Dylan Thomas’s 18 Poems is the first fruit of his contemplations during an apparently fallow period and records the mind’s journey back to the womb of darkness and bangs the drum for the process of creation. The Apocalyptic poets, while extolling 18 Poems for its subjectivity and objectivity, commend its language of reasoning as the harmonizing factor between Thomas and the lost poets of the thirties. To Thomas, the songs and lyrics of John Donne indicating succession of time do not, however, evince interest in temporal sequence that characterizes the lyrics of Thomas Hardy in particular achieving a balance of movement and motionlessness. Thomas’s archetypal setting, while sounding the depth of human heart and human understanding, human predicament and human mercy, reflects the sensibility of earthiness, definiteness, and vividness. John Ackerman explains that the paradoxical attitude of Thomas in 18 Poems “occasions much of the obscurity … the images, however, are usually grouped by a sturdy advancing rhythm and an elaborate sound structure—that is the imposed formal control.” To Walford Davies, Thomas’s early poetry offering “the reader only an impenetrable enigma” is “difficult and obscure in an individual way.” In the study of Thomas’s 18 Poems the critics, focusing more on obscurity and musical structure, have hardly analysed the self-orientated individual voice. Hence, this paper, adopting a figurative study, strives to unfold the meaning of his rising poetic voice that devoices the Word-centric metaphysical tone of John Donne.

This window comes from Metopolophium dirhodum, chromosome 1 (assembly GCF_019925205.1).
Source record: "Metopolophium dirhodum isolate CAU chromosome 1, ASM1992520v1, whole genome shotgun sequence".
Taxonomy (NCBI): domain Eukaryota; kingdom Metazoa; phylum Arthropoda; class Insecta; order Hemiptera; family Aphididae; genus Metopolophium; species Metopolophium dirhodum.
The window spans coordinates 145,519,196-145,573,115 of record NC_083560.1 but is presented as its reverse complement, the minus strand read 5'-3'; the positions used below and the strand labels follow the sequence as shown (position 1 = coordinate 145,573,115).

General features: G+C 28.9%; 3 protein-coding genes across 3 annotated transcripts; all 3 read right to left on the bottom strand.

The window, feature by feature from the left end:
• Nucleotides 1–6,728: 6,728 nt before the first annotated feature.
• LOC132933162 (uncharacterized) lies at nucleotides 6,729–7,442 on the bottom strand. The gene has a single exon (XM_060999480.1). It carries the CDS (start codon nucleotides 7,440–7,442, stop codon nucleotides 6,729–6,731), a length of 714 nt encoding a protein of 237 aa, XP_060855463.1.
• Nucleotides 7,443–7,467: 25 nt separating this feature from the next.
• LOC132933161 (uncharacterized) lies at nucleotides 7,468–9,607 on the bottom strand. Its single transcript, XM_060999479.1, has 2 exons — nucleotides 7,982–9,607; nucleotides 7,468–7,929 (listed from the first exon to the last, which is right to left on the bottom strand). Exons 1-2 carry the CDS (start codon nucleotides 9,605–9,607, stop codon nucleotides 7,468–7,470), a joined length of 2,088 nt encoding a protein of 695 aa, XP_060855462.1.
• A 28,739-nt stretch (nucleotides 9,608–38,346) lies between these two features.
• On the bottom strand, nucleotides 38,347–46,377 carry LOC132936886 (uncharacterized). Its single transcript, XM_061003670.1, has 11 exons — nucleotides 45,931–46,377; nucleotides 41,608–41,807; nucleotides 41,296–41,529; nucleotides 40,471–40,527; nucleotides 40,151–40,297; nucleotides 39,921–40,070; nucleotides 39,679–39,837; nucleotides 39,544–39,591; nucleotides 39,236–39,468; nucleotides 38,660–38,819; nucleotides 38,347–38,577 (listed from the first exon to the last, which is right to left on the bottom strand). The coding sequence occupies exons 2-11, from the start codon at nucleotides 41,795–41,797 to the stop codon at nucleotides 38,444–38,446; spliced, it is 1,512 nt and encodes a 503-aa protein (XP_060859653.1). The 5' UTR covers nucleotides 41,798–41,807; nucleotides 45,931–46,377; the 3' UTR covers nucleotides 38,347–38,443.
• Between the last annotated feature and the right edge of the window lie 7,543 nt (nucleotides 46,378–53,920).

Keywords: Florid, Plausible, Primordial, Resurrection, Rueful, Symphony, and Ecstatic
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